The layout of your office is an important factor in engagement, productivity, and collaboration. In response to the pandemic, this layout must adapt. In a survey of 185 executives in charge of making decisions affecting office floor plans as we return to work, 80% of large companies anticipated a shift to a hybrid office. It is clear that as you begin modern office space planning it should include a continued hybrid working model.
The office has changed. Gone are the rows of cubicles and the 40-hour in-office weeks. And more importantly, employee expectations have changed. And companies that are continuing to be successful have responded. These organizations are putting their most important assets first: their people.
The Future of the Office
According to a recent survey, 88 percent of the workforce wants more flexible working hours in the future, and 63 percent want the ability to work in different places. Companies that are looking to the future are already implementing and creating new office solutions. To create flexibility in your office space, include easily reconfigured furniture, unassigned seating, or hot-desking, and technology to meet the needs of an increasingly distributed workforce.
It’s time for organizations to put their most important assets first: their people.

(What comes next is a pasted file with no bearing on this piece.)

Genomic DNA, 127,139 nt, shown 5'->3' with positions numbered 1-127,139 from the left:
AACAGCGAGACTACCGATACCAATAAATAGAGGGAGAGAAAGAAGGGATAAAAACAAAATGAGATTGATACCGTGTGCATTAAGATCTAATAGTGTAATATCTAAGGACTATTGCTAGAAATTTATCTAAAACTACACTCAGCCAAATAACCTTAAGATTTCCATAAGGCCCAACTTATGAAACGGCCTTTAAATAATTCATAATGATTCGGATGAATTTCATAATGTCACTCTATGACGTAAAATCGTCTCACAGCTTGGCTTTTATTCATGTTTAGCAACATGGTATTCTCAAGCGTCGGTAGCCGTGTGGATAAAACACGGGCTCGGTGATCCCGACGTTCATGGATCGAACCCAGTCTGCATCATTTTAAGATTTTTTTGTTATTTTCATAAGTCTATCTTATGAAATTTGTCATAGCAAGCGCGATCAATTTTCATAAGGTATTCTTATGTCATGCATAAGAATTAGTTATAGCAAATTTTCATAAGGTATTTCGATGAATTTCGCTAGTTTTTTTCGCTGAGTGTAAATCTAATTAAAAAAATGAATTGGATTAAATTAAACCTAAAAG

There are many factors affecting the future of work. Economic constraints, talent shortages, changing employee expectations, and continued pressure for corporate growth are a few of the reasons. Creating a future-focused workplace will help organizations attract and retain talent. Additionally, operating costs will go down, the organization will be more sustainable, and productivity will improve.
Businesses will need to remain agile as the new normal continues to take shape. The needs of your team will change on a daily basis, and organizations need to provide support no matter where they are working. The new way of working will look different in each company, but responding to changes in employee demands and expectations needs to be a top priority. Any change is difficult. But the focus on health and flexibility is essential to ensure a thriving workforce.
Moving from Office First to People First
Employee turnover has always affected businesses, but in the wake of the pandemic, the numbers speak for themselves. In the 2021 Bureau of Labor Statistics report, the overall turnover rate is 57.3%. This is staggering. If your organization has 100 employees, expect to lose 57. Now more than ever, it is time for organizations to put their employees first if they want to ensure continuity in their organizations.
Flexibility and a positive culture are the keys to success.
Putting your employees first will look different in every office. Survey your team to get an idea of what their needs and desires really are. Surveys show that these needs are often different by generation and gender, so proposing multiple solutions may best fit a diverse workforce. For example, 55% of millennials question returning to the office, while only 36% of the baby boomer generation feel the same. And men are more comfortable returning to the office than women. But these are just statistical averages, so talking to your team will help shape company policies best for your office.
Office Floor Plans to Attract Talent